Detoxing for Allergies   Leave a comment

Now that my spring detox is long done, I’ll finish reporting my research on the detox diet that I use. The post Inflammatory Meats and Carbs covered one reason for the dietary restrictions during a detox (giving the body a break from foods that can promote inflammation), but there are other reasons as well. Cutting out synthetic additives (and “natural” additives, because they’re not exactly natural) is kind of obvious, as is cutting out alcohol and caffeine. Eating organic to avoid possible pesticide residues is another gimme. Eliminating these foods from your diet for a week or two is not going decrease any bioaccumulation of toxins or affect chronic problems associated with toxins, but it’s the theme of the diet: Give Your Body a Break!

The other major reason for the detox diet is to avoid food allergens. Unfortunately you’d have to stop eating to completely avoid food allergens since it is possible to have a food allergy/intolerance to just about anything. Believe me, I know. (I mean who is allergic to summer squash?! Other than me of course.) There are a handful of foods that make up the vast majority of food allergies/intolerances including wheat, milk, eggs, peanuts, tree nuts, fish, shellfish, and soy. Some of the compounds that cause problems in wheat are also found in grains like oats, barley, and rye. Problems with milk can include all dairy, not just plain milk. And of course there are plenty of less common food allergens like citrus fruits, strawberries, and nightshades. For the purpose of the detox diet I cut out all of the Big 8 listed above except the peanuts and nuts since I need a crutch if I’m going to avoid pasta, crackers, and cheese for several days.

There are two reasons to eliminate potential allergens from your diet. One is to give your body a break (remember, it’s the major theme of the diet). My understanding is that the prevalence of allergies/intolerances has been increasing over the past couple decades and while there are lots of theories about why, this goes under the category “we’re not really sure”. So maybe giving your body a break once a year from common allergens could improve your chances of not developing an allergy/intolerance. The other reason is to conduct an elimination test to determine if you have a food allergy/intolerance. You might not know because the symptoms might be something that you are used to or would never connect to a specific food. Symptoms that may be caused by food allergies/intolerances include nausea, gas, diarrhea, constipation, irritable bowel syndrome, cramps, nasal congestion, cough, sinusitis, skin rashes, eczema, dermatitis, hives, and headaches, among others.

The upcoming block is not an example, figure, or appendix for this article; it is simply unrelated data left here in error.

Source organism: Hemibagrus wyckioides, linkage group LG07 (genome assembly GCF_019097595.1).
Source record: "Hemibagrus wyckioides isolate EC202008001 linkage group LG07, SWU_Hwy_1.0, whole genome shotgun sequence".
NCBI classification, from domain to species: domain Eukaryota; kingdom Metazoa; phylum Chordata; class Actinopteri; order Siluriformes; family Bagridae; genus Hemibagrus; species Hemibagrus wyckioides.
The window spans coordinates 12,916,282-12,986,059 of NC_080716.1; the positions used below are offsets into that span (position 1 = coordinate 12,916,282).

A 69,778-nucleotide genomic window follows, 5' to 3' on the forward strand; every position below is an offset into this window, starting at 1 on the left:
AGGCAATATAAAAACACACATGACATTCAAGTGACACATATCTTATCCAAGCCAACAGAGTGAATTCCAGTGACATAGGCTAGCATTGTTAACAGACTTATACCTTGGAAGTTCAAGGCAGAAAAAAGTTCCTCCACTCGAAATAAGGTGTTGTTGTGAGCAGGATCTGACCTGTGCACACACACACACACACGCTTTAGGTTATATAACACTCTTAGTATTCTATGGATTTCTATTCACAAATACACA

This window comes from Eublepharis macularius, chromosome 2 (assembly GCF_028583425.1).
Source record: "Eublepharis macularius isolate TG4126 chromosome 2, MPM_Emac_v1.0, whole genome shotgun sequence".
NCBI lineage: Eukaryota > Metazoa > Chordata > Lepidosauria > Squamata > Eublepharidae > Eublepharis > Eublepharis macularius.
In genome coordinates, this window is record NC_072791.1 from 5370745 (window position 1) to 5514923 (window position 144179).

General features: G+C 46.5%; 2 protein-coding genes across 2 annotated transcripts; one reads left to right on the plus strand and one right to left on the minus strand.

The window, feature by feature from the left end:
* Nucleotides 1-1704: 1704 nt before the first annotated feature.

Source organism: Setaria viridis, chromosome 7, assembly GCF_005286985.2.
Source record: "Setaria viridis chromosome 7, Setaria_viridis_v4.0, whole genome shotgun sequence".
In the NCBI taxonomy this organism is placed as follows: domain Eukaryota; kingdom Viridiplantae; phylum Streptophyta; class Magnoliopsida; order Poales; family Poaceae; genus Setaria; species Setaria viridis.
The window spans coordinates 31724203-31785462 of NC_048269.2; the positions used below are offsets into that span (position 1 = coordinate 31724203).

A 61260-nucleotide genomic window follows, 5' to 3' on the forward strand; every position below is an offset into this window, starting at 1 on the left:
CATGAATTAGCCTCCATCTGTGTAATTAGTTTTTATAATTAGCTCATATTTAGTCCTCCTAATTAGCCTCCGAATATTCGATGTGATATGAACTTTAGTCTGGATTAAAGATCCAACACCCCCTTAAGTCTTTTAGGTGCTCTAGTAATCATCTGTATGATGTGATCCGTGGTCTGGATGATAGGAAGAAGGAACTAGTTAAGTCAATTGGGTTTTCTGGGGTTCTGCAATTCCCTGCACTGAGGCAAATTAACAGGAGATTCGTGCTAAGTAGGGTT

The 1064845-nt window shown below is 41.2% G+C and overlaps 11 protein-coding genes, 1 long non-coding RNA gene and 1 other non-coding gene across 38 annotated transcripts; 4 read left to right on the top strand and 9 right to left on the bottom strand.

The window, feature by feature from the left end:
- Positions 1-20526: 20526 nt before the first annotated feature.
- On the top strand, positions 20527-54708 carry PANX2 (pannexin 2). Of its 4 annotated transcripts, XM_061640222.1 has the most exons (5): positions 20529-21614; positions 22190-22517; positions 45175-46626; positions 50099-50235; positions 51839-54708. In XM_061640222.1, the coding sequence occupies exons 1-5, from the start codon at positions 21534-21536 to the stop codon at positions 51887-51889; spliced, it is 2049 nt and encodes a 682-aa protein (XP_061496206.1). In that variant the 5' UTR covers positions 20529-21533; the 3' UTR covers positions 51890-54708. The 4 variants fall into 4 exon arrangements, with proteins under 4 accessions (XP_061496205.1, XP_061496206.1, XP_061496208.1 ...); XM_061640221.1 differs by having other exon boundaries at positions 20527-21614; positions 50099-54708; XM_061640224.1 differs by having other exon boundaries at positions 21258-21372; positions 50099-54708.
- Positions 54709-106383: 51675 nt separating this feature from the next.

The length of the detox diet depends entirely on which of those reasons is the most important to you. The “give your body a break” reason is a short one week detox that allows your body to completely eliminate all traces of those foods (3-4 days) and then rest a couple of days. The elimination test is more rigorous and much longer. An elimination test starts with a two week period of avoiding the selected food(s) to allow symptoms to clear up, then there is a period of gradual reintroduction that is prescribed and lasts at least another week during which you pay attention to any reoccurrence of symptoms.

After all this research into the physiological reasons for the detox diet, I have to note that there’s also a psychological aspect to the detox diet. For me any way, it just feels good. I can’t say that my body physically functions better, but in my mind it does. Mentally I get that boost that reminds me that I am/can be healthy. Other people have relished the psychological feeling of victory at having the self-discipline to eat a restrictive diet for a short period of time. Or it can be a psychological stepping stone on a journey to improving your lifestyle.


Posted May 8, 2010 by mayakey in food, health

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